Case Study #45: From the ICU to a Strategic Acquisition

Case Study #45On New Year’s Day 1996, after some time as a freelance writer, Steven Smith and his wife Michele decided to take the plunge and create a content agency, WordSouth. Their background had been in telephone and communications and they used this to help many rural telecom companies tell their stories, market their services, and train their people. They were recently acquired by Pioneer Utility Resources, but that was only because some years before Steven finally started delegating when he found himself in the ICU.

One Week Becomes Seven

In 2014 Steven was diagnosed with a rare neuromuscular disease. It had taken him a year to get a diagnosis in the first place, and when they finally did identify the real problem the doctors recommended surgery which led to greater complications. After the surgery he ended up in the ICU, where he was only expected to stay a week. That turned into seven. But this wasn’t just a health problem for Steven: he had had problems delegating and WordSouth couldn’t really function with him laid up in the hospital.

This meant that the entire team had to take turns coming down to the hospital, where Steven finally delegated responsibilities and processes to members of the team. Not only did the business not suffer, it doubled during this new period, and continued to grow even when Steven was better and could return to the business full-time. It shouldn’t have taken a health crisis to create these systems, but to Steven’s credit, he made the necessary changes that should have been made years before.

A Future Sale

Even before this hospitalization, Steven and his wife had been contemplating a future sale. They had been inspired by observing colleagues that had sold businesses and completely changed their lifestyles: they slowed down, took time off, and started to work on some hobbies and projects that really mattered to them. But in the early days of pondering a sale, Steven was concerned that the business would only net 1 to 1.5X revenue or 3 to 4X EBITDA in a traditional transaction.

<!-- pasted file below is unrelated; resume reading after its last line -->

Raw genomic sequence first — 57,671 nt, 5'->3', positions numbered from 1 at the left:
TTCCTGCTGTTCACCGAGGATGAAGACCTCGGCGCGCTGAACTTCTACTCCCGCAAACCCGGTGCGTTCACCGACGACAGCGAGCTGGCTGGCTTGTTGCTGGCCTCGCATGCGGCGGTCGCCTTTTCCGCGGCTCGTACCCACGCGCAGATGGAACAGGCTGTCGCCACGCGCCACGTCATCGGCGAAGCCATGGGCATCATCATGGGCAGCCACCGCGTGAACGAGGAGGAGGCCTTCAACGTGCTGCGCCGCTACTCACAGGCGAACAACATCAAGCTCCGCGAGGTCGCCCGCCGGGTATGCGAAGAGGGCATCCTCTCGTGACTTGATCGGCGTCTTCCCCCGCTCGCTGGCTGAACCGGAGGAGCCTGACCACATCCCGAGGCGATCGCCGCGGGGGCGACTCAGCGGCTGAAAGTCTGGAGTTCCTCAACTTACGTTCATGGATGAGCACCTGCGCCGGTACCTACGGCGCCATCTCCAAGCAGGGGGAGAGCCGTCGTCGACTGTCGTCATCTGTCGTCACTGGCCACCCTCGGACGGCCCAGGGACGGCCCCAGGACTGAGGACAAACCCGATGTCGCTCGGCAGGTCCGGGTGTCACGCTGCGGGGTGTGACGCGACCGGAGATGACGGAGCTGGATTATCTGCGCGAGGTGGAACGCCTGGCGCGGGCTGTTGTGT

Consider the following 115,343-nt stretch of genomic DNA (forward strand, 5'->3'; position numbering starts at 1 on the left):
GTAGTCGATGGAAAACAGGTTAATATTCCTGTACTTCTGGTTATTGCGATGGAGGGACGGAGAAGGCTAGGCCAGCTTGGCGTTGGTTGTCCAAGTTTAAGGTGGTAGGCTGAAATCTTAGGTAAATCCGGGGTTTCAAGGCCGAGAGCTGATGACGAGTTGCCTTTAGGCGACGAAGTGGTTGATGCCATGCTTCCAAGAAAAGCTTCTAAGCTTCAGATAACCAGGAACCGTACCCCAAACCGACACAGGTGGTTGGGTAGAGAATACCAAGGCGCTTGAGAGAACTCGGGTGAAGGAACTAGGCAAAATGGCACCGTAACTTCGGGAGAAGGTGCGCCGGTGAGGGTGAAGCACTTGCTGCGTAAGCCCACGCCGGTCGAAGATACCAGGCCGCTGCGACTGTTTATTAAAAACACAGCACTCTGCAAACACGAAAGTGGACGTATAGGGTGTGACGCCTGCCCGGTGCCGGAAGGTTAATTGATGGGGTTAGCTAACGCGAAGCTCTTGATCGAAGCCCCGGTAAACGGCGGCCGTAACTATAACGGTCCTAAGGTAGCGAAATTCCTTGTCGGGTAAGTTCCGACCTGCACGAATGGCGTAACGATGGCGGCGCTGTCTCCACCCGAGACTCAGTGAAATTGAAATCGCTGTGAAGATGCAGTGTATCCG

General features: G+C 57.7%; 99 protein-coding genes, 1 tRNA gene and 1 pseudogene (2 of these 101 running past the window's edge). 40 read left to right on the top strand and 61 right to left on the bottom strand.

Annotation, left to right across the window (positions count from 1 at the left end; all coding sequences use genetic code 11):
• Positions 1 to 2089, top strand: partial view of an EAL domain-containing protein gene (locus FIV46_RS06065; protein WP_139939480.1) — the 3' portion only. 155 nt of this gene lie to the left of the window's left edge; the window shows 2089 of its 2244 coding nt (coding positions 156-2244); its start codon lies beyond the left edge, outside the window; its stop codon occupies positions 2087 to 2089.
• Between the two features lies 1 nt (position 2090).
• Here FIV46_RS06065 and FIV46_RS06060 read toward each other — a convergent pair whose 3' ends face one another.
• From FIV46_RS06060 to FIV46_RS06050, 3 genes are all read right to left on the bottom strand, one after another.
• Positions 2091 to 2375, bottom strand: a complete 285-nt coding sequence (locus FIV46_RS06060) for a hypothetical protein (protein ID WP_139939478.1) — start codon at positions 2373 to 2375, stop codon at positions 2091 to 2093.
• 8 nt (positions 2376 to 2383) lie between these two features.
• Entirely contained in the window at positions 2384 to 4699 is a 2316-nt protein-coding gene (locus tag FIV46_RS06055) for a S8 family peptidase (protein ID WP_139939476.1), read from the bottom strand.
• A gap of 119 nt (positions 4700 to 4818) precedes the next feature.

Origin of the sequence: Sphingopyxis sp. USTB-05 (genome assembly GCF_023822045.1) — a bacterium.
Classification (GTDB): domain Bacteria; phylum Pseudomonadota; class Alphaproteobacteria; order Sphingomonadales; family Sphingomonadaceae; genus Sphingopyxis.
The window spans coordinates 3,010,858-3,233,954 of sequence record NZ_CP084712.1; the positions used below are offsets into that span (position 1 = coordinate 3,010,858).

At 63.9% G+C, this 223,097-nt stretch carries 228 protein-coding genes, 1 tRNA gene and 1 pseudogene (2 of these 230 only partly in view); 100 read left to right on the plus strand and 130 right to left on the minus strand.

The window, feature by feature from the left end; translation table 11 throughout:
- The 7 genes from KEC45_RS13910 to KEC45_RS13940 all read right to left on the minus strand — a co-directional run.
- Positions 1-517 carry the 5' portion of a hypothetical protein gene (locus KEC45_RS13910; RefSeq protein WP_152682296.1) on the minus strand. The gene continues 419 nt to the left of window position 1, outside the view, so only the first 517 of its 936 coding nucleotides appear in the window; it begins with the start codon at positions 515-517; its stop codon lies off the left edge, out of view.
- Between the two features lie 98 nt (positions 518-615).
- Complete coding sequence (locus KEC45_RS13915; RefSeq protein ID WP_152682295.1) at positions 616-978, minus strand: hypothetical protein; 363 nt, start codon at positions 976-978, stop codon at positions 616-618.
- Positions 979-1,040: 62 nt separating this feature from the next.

With that in mind, Steven began to consider pursuing a strategic buyer. A strategic buyer would be able to add the assets that WordSouth had in place to what they already had to create economies of scale and greater opportunities. With this mindset Steven began having more conversations with the bigger players in his industry.  At conventions and conferences he would ask some of the principals to dinner or coffee and get to know each other better. With the party that would become the eventual buyer, this conversation essentially lasted two years.

Synergy & Unconventional Structure

The company that ended up buying them had a strong presence on the West Coast, but almost none where WordSouth was based, in the South and Southeast.  While that firm shared work in the electrical industry with WordSouth, they were interested in growing in telecommunications, which WordSouth had strategically grown over the years. These considerations made for a good environment for a strategic acquisition, and after NDAs were signed, discussions were able to go deeper.

Because the acquirer was a co-op, the structure of the deal needed sign off from representatives of many different members. The co-op necessarily wanted to spread out both the risk and cash outlay, whereas Steven definitely wanted a commitment of cash upfront instead of a long earnout.  

Steven wanted to be with the company for an extended transition time, and while the terms of his eventual deal were not publicly disclosed, he has said in interviews that what got the deal to the finish line was both sides’ willingness to look at unconventional structures for the final deal.

Key Lessons

Takeaways from this case study:

  • As we’ve talked about before, it’s important to remove yourself from the scaffolding of your business so that your company can survive, and even thrive in your absence.  Have systems in place!
  • Don’t wait until you’re in the ICU to delegate.  Do it now, and be ruthless about it.
  • Sometimes a strategic acquisition will make sense for your business. These things don’t happen overnight. Keep your ear to the ground and build relationships that foster such possibilities.
  • Be willing to be flexible on your deal points. Be open to looking at unconventional ways you and the buyer can get what you both want.

Unfortunately, we’ve seen many a potential listing be lost because the owner ended up in the hospital and was not able to save the business, as Steven did.  If you want to sell your business but don’t know where to start, give us a call!